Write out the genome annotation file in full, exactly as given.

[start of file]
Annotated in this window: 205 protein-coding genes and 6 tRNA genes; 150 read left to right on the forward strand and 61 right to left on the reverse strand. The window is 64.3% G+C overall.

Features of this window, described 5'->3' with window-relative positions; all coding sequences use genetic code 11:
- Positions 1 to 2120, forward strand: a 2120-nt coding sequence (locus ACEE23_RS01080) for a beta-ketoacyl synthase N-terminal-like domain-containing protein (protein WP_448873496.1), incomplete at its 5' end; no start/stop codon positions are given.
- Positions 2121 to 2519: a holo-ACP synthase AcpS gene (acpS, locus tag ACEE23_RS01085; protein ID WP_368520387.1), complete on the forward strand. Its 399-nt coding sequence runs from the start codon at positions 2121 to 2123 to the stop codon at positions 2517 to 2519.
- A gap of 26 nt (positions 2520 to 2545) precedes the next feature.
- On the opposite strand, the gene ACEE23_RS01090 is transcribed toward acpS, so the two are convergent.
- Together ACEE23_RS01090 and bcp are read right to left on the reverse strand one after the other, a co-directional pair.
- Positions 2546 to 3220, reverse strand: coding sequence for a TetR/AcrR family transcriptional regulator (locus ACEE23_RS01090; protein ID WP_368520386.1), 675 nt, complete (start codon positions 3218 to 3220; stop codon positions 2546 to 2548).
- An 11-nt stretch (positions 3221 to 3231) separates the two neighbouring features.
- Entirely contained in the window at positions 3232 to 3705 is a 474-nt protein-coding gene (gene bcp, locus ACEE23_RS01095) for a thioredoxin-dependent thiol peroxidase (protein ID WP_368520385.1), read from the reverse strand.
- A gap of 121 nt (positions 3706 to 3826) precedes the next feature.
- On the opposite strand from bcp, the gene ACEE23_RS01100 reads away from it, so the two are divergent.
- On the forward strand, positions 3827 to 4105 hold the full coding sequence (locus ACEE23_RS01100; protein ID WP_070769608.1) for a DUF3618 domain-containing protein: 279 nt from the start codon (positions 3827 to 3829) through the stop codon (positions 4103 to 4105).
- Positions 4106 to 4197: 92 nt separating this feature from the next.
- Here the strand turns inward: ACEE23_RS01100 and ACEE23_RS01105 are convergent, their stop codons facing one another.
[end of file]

Annotated in this window: 205 protein-coding genes and 6 tRNA genes; 150 read left to right on the forward strand and 61 right to left on the reverse strand. The window is 64.3% G+C overall.

Features of this window, described 5'->3' with window-relative positions; all coding sequences use genetic code 11:
- Positions 1 to 2120, forward strand: a 2120-nt coding sequence (locus ACEE23_RS01080) for a beta-ketoacyl synthase N-terminal-like domain-containing protein (protein WP_448873496.1), incomplete at its 5' end; no start/stop codon positions are given.
- Positions 2121 to 2519: a holo-ACP synthase AcpS gene (acpS, locus tag ACEE23_RS01085; protein ID WP_368520387.1), complete on the forward strand. Its 399-nt coding sequence runs from the start codon at positions 2121 to 2123 to the stop codon at positions 2517 to 2519.
- A gap of 26 nt (positions 2520 to 2545) precedes the next feature.
- On the opposite strand, the gene ACEE23_RS01090 is transcribed toward acpS, so the two are convergent.
- Together ACEE23_RS01090 and bcp are read right to left on the reverse strand one after the other, a co-directional pair.
- Positions 2546 to 3220, reverse strand: coding sequence for a TetR/AcrR family transcriptional regulator (locus ACEE23_RS01090; protein ID WP_368520386.1), 675 nt, complete (start codon positions 3218 to 3220; stop codon positions 2546 to 2548).
- An 11-nt stretch (positions 3221 to 3231) separates the two neighbouring features.
- Entirely contained in the window at positions 3232 to 3705 is a 474-nt protein-coding gene (gene bcp, locus ACEE23_RS01095) for a thioredoxin-dependent thiol peroxidase (protein ID WP_368520385.1), read from the reverse strand.
- A gap of 121 nt (positions 3706 to 3826) precedes the next feature.
- On the opposite strand from bcp, the gene ACEE23_RS01100 reads away from it, so the two are divergent.
- On the forward strand, positions 3827 to 4105 hold the full coding sequence (locus ACEE23_RS01100; protein ID WP_070769608.1) for a DUF3618 domain-containing protein: 279 nt from the start codon (positions 3827 to 3829) through the stop codon (positions 4103 to 4105).
- Positions 4106 to 4197: 92 nt separating this feature from the next.
- Here the strand turns inward: ACEE23_RS01100 and ACEE23_RS01105 are convergent, their stop codons facing one another.